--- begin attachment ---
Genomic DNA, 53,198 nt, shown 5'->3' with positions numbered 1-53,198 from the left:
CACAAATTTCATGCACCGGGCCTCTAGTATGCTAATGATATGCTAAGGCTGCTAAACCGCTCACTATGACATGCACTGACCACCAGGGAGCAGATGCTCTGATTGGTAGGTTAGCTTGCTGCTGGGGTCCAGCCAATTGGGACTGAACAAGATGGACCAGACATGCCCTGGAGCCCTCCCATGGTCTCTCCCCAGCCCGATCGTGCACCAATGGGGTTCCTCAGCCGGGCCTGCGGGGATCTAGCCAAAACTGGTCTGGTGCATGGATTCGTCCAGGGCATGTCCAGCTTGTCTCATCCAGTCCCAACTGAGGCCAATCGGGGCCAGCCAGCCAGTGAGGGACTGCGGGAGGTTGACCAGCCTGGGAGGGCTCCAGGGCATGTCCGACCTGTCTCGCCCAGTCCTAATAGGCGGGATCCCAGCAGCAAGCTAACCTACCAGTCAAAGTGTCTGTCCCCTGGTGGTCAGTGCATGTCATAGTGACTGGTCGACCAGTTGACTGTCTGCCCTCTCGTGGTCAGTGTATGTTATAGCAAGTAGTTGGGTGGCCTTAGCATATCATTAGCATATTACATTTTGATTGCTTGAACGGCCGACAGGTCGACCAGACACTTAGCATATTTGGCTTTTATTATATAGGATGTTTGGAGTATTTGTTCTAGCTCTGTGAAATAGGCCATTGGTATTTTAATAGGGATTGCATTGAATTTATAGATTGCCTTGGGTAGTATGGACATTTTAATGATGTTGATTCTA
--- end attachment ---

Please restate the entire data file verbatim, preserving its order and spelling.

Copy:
Genomic DNA, 53,198 nt, shown 5'->3' with positions numbered 1-53,198 from the left:
CACAAATTTCATGCACCGGGCCTCTAGTATGCTAATGATATGCTAAGGCTGCTAAACCGCTCACTATGACATGCACTGACCACCAGGGAGCAGATGCTCTGATTGGTAGGTTAGCTTGCTGCTGGGGTCCAGCCAATTGGGACTGAACAAGATGGACCAGACATGCCCTGGAGCCCTCCCATGGTCTCTCCCCAGCCCGATCGTGCACCAATGGGGTTCCTCAGCCGGGCCTGCGGGGATCTAGCCAAAACTGGTCTGGTGCATGGATTCGTCCAGGGCATGTCCAGCTTGTCTCATCCAGTCCCAACTGAGGCCAATCGGGGCCAGCCAGCCAGTGAGGGACTGCGGGAGGTTGACCAGCCTGGGAGGGCTCCAGGGCATGTCCGACCTGTCTCGCCCAGTCCTAATAGGCGGGATCCCAGCAGCAAGCTAACCTACCAGTCAAAGTGTCTGTCCCCTGGTGGTCAGTGCATGTCATAGTGACTGGTCGACCAGTTGACTGTCTGCCCTCTCGTGGTCAGTGTATGTTATAGCAAGTAGTTGGGTGGCCTTAGCATATCATTAGCATATTACATTTTGATTGCTTGAACGGCCGACAGGTCGACCAGACACTTAGCATATTTGGCTTTTATTATATAGGATGTTTGGAGTATTTGTTCTAGCTCTGTGAAATAGGCCATTGGTATTTTAATAGGGATTGCATTGAATTTATAGATTGCCTTGGGTAGTATGGACATTTTAATGATGTTGATTCTA